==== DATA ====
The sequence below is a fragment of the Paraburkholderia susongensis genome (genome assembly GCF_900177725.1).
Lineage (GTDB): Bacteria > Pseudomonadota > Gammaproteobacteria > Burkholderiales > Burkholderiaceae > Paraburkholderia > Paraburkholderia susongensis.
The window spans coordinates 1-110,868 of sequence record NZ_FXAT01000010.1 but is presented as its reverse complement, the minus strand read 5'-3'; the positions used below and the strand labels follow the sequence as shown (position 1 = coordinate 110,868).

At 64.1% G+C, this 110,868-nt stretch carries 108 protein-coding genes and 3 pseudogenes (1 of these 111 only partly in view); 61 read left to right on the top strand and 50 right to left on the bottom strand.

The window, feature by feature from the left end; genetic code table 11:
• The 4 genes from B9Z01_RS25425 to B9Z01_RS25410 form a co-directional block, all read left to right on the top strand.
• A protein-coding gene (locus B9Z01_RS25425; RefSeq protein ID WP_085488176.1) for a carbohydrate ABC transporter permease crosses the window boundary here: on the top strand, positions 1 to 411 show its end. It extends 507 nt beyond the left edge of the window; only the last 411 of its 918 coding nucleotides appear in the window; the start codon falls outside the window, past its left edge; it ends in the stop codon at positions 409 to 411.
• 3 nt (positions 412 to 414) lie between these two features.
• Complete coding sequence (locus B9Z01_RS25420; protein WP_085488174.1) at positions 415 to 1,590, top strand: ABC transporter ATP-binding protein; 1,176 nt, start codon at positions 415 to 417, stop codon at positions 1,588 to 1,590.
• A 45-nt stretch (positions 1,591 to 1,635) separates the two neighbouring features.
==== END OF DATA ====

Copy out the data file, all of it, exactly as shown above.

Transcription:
The sequence below is a fragment of the Paraburkholderia susongensis genome (genome assembly GCF_900177725.1).
Lineage (GTDB): Bacteria > Pseudomonadota > Gammaproteobacteria > Burkholderiales > Burkholderiaceae > Paraburkholderia > Paraburkholderia susongensis.
The window spans coordinates 1-110,868 of sequence record NZ_FXAT01000010.1 but is presented as its reverse complement, the minus strand read 5'-3'; the positions used below and the strand labels follow the sequence as shown (position 1 = coordinate 110,868).

At 64.1% G+C, this 110,868-nt stretch carries 108 protein-coding genes and 3 pseudogenes (1 of these 111 only partly in view); 61 read left to right on the top strand and 50 right to left on the bottom strand.

The window, feature by feature from the left end; genetic code table 11:
• The 4 genes from B9Z01_RS25425 to B9Z01_RS25410 form a co-directional block, all read left to right on the top strand.
• A protein-coding gene (locus B9Z01_RS25425; RefSeq protein ID WP_085488176.1) for a carbohydrate ABC transporter permease crosses the window boundary here: on the top strand, positions 1 to 411 show its end. It extends 507 nt beyond the left edge of the window; only the last 411 of its 918 coding nucleotides appear in the window; the start codon falls outside the window, past its left edge; it ends in the stop codon at positions 409 to 411.
• 3 nt (positions 412 to 414) lie between these two features.
• Complete coding sequence (locus B9Z01_RS25420; protein WP_085488174.1) at positions 415 to 1,590, top strand: ABC transporter ATP-binding protein; 1,176 nt, start codon at positions 415 to 417, stop codon at positions 1,588 to 1,590.
• A 45-nt stretch (positions 1,591 to 1,635) separates the two neighbouring features.